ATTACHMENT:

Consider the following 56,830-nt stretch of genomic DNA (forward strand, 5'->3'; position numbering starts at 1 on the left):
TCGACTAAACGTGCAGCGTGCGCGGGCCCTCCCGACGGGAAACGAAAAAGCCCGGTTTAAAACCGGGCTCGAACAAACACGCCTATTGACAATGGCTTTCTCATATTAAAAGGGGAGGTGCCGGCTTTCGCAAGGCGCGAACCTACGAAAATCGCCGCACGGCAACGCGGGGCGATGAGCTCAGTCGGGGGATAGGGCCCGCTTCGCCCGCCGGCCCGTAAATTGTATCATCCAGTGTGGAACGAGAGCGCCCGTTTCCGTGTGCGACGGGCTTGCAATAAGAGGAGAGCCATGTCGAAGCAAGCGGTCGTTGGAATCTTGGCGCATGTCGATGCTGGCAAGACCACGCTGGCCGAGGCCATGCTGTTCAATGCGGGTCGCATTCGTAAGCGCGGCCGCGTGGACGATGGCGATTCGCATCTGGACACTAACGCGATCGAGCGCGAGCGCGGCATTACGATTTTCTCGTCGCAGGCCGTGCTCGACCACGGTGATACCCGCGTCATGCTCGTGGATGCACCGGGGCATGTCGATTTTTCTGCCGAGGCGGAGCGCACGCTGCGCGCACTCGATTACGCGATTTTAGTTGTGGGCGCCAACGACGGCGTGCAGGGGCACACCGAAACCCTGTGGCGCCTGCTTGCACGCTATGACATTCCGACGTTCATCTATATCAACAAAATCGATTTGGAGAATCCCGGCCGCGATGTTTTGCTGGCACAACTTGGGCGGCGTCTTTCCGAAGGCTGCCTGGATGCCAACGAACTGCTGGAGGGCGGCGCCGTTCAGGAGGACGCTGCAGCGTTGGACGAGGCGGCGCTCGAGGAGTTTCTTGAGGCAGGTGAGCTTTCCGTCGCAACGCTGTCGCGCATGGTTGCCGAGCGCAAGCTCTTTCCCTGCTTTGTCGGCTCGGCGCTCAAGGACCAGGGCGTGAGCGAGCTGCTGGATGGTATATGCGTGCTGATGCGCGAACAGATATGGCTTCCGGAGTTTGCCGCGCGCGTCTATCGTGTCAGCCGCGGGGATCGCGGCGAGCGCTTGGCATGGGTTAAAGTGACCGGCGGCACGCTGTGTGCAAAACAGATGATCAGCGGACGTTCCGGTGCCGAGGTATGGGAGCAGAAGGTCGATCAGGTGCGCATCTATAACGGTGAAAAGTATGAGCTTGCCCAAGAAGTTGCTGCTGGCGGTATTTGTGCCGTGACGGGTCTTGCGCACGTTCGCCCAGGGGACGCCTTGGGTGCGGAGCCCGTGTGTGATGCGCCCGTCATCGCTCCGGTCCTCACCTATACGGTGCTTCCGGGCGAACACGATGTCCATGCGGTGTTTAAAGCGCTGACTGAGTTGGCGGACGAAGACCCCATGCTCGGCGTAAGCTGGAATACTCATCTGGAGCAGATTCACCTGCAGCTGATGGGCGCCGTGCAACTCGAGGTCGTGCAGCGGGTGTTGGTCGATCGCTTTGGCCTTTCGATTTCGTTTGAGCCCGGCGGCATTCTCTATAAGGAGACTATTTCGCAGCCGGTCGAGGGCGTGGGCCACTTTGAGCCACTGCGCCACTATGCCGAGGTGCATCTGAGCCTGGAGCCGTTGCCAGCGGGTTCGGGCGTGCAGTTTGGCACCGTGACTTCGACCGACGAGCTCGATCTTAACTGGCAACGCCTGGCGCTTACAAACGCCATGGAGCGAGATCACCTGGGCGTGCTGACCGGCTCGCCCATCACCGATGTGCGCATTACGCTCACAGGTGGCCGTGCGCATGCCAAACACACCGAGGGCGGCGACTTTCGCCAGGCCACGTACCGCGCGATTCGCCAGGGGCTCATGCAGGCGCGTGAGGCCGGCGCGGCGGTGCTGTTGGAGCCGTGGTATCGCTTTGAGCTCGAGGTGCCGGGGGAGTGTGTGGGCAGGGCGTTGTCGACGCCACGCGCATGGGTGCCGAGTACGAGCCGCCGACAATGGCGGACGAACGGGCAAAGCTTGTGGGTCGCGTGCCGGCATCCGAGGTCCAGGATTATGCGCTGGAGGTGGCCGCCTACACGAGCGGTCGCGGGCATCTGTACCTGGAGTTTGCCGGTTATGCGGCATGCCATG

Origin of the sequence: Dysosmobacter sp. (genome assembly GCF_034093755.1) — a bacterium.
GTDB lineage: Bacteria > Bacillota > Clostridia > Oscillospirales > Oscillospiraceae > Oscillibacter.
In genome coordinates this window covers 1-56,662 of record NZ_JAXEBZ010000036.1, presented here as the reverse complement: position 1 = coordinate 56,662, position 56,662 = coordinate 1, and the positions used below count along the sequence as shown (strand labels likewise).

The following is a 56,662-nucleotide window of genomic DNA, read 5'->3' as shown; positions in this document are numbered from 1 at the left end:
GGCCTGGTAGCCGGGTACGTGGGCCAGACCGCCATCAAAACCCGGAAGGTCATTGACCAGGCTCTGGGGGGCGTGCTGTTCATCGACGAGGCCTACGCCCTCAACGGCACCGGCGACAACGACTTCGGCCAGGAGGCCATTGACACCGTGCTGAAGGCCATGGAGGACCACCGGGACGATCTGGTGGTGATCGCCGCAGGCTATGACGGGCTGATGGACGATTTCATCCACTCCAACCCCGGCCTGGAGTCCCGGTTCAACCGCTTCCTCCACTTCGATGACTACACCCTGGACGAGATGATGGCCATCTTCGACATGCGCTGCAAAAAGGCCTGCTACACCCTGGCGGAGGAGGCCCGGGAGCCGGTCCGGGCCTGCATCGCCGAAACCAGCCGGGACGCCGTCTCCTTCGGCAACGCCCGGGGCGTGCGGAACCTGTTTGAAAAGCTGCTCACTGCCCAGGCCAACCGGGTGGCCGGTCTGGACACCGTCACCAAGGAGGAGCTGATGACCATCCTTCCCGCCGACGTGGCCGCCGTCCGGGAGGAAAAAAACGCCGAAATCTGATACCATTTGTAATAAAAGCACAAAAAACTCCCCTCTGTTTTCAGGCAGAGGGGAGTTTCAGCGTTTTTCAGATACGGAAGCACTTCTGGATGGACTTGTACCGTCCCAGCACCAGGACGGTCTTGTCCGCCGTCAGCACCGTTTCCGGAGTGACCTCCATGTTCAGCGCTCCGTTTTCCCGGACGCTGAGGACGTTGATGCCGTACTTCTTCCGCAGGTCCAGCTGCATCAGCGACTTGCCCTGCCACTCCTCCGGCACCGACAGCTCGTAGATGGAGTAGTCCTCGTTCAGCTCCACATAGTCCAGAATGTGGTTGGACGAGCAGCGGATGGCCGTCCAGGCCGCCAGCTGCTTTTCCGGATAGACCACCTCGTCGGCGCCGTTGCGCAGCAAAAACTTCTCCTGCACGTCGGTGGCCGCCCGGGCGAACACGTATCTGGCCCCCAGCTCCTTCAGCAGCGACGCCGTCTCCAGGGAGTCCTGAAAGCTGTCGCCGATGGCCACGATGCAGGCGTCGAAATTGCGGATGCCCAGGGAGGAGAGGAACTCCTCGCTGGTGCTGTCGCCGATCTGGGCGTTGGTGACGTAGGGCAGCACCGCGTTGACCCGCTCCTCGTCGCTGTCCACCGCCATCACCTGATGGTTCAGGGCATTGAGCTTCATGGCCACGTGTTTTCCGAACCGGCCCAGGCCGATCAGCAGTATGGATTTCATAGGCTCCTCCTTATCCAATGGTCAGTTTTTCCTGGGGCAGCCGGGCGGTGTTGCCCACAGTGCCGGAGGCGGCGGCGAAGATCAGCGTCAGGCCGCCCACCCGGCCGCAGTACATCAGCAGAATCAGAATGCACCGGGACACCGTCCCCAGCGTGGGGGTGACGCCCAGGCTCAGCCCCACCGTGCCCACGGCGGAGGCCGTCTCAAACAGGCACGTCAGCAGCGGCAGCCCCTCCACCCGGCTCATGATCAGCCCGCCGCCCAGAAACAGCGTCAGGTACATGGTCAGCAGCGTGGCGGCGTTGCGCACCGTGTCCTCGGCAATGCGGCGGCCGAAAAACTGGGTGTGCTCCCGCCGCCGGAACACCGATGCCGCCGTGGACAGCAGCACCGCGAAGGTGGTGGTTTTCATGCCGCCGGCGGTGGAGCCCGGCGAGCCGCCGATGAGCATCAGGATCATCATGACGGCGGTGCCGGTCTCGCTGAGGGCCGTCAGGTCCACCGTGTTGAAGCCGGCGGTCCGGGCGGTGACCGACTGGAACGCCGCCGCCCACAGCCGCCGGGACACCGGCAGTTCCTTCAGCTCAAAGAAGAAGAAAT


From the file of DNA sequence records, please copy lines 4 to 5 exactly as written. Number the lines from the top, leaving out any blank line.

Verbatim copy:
GTDB lineage: Bacteria > Bacillota > Clostridia > Oscillospirales > Oscillospiraceae > Oscillibacter.
In genome coordinates this window covers 1-56,662 of record NZ_JAXEBZ010000036.1, presented here as the reverse complement: position 1 = coordinate 56,662, position 56,662 = coordinate 1, and the positions used below count along the sequence as shown (strand labels likewise).